Zhong-hua min guo bi jiao jiao yu xue hui (1999)

Zhong-hua min guo bi jiao jiao yu xue hui (1999).  Jiao yu yan jiu yu zheng ce zhi guo ji bi jiao (Educational research and educational policies: an international comparison). Tai-bei: Yang zhi wen hua shi ye gu fen you xian gong si

An overview of the book (625 English words):

This book aims to explore complexities and tensions between educational research and educational policies in comparative and international perspectives. Different socio-cultural and socio-economic factors may implement different educational policies at district and national levels, hinging upon power distribution among various government departments or policy-making bodies and relationships between epistemological and ideological aspects of educational research.

This is an anthology, composed of thirteen articles written by Taiwanese educational educators, practitioners, theorists and research students, specified in educational policy, comparative education methodology, vocation education, financing and policy-making of higher education, community college, school-based management, educational reforms, Russia education, teacher education and China education. Such multi-faceted discussion hopes to help Taiwanese government to understand those issues when launching recent educational reforms.

Weng Fwu-yuan, the first author, analyses the relationships between educational research and educational policy and discusses results of implementing educational research results on educational policy-making. With suggestions on how to build right relationships, the author pinpoints that politics greatly determine the relationships and possible changes. Since educational policy can reflect some assumptions, values and beliefs systems embedded in societal culture, it is necessary to make cross-cultural comparisons. The second author, Wang Nai-ying, argues that in educational policy analysis, a descriptive and predictive approach may threaten the credibility of understanding whereas an interpretative and explanatory approach may enhance such credibility and to solve related policy problems.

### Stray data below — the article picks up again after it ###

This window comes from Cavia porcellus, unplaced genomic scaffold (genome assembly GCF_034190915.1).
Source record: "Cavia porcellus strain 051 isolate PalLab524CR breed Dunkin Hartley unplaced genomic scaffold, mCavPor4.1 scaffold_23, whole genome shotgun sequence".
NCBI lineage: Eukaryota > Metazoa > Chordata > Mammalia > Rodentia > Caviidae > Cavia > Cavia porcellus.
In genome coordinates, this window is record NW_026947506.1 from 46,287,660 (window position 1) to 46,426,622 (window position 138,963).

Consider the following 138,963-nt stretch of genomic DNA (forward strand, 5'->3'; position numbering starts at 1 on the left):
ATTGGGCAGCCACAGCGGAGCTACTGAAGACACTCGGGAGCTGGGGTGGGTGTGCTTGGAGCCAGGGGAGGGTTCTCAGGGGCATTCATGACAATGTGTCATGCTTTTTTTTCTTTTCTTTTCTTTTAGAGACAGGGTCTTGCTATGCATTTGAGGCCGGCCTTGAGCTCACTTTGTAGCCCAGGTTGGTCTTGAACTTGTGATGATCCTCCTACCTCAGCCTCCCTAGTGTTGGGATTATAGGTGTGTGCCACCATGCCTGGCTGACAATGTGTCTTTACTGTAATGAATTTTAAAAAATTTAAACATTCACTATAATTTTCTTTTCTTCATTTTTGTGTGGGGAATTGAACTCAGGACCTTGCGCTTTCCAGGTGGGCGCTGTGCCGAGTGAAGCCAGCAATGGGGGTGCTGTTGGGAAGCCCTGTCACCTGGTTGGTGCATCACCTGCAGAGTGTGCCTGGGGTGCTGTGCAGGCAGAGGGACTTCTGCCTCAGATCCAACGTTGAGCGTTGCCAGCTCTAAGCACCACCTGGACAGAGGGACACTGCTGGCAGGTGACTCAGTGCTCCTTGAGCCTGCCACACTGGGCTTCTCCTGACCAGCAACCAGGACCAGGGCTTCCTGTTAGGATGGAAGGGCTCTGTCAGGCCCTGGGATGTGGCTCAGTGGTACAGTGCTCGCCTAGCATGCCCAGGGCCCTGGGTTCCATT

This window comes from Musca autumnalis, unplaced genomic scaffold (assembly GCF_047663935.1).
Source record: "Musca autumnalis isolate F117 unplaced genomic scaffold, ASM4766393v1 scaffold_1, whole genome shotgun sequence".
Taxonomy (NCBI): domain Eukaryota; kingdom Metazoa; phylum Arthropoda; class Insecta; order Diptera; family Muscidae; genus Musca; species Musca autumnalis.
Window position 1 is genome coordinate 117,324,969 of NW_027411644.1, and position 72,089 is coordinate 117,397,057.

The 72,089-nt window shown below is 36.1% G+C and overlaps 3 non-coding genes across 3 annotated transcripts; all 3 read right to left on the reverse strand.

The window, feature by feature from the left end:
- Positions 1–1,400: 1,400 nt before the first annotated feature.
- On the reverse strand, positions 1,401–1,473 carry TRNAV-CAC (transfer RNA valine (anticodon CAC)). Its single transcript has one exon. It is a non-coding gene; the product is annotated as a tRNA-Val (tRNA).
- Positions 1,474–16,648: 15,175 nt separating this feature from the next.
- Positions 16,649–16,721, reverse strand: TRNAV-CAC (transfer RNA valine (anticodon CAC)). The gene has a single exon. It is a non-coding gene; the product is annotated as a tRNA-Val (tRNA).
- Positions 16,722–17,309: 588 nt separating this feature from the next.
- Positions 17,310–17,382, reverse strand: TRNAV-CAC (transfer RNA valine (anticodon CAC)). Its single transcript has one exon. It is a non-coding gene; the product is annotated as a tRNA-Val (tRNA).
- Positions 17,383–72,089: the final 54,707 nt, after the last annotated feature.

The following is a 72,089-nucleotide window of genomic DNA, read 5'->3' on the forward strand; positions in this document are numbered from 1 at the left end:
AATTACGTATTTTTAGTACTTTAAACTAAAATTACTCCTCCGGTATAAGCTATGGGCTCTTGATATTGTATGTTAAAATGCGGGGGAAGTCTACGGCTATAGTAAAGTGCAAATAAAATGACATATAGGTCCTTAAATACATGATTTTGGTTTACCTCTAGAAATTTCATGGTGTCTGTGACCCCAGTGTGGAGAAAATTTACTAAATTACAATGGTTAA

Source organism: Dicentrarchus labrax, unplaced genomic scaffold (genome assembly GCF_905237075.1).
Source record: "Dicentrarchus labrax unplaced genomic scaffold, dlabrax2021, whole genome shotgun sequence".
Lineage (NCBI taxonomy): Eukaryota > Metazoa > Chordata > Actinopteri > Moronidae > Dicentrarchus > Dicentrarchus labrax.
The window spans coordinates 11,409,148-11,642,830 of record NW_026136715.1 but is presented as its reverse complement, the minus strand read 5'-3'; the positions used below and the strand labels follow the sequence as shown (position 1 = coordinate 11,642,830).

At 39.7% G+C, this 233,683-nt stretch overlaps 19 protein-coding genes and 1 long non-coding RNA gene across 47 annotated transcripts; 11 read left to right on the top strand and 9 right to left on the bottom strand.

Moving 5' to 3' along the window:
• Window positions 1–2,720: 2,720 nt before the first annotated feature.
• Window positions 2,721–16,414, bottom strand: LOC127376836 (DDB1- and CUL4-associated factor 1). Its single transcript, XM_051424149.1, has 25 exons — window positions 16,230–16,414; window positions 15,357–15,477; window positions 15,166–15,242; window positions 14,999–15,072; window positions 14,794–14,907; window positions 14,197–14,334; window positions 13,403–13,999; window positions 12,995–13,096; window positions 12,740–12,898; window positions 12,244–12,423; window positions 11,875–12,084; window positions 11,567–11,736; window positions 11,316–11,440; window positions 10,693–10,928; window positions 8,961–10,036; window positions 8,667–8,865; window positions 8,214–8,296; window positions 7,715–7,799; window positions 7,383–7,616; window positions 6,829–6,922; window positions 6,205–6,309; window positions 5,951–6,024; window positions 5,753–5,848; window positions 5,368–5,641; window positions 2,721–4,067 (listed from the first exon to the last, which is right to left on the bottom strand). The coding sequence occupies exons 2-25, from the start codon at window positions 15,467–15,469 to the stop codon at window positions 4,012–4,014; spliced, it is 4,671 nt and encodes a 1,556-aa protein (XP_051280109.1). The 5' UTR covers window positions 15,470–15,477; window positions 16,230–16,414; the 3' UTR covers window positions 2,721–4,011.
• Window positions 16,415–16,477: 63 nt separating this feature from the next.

Based on two academic giants’ methodological frameworks in comparative education (Brian Holmes’ ‘problem-solving approach’ and Edmund J. King’s ‘social ecological contextualism’) , the third author, Chang Shu-kang, tries to scrutinize the formation and implementation of education priority areas (EPA)  between Taiwan and England with some suggestions on improving EPA in Taiwan. The fourth author, Chen Jin-ying, adopts Brian Holmes’ ‘problem-solving approach’ to investigate the concepts, functioning, historical development, philosophical foundations, curriculum content and organizational structure of community colleagues in USA and thereby draws some insights in Taiwanese case.  The fifth author, Chiou Jaw-woei, brings out major acts and articulates eight trends of vocational-technical education in USA during 1990s through documentary analysis. Comparing revenue and expenditure of higher education in Taiwan, Japan, USA, UK, France and German with variations in student population and public educational fund, the sixth author Ting Chih-chyuan tries to make recommendations for future financing of higher education in Taiwan.

The seventh author, Huang Chia-hsiung, endeavors to find out and explain those similarities and differences of school-based management policies in England and New Zealand by studying its tradition, determining factors and policies and socio-ideological contexts. The eighth author, Tai Hsiou-Hsia, reviews the birth of California Master Plan, its influence on development of the state’s higher education and examines challenging aspects against it. The ninth author pinpoints that throughout successive stages of British educational history (ranging from the 1862 Revised Code, via the 1870 Act, 1902 Act, 1944 Act to the 1988 Act), education has been constrained by socio-policial and socio-economic powers. Chung Yi-hsing, the tenth author, explores the potential development of a new official educational research institution in Taiwan by examining its counterpart named Russian Academy of Education in cross-national perspective.

In Taiwan, there is a new policy in teacher education of reducing the practicum time for prospect teachers and forcing it into college students? regular courses. According to some international comparative studies and empirical research results, the eleventh author tries to examine the rationality of this new policy and finally refutes such policy revision with cross-national and local evidences. The twelfth and thirteenth authors in the same article compare vocational education teachers?employment situations in Taiwan and Mainland China, by examining their current educational laws and regulations governing the qualifications and process of teacher employment and screening. The last author categories five historical stages of Mainland China’s educational policies for regulating the movement of her overseas Chinese students from 1950s to 1990s with explorations of causative socio-economic, -ideological and -political factors.

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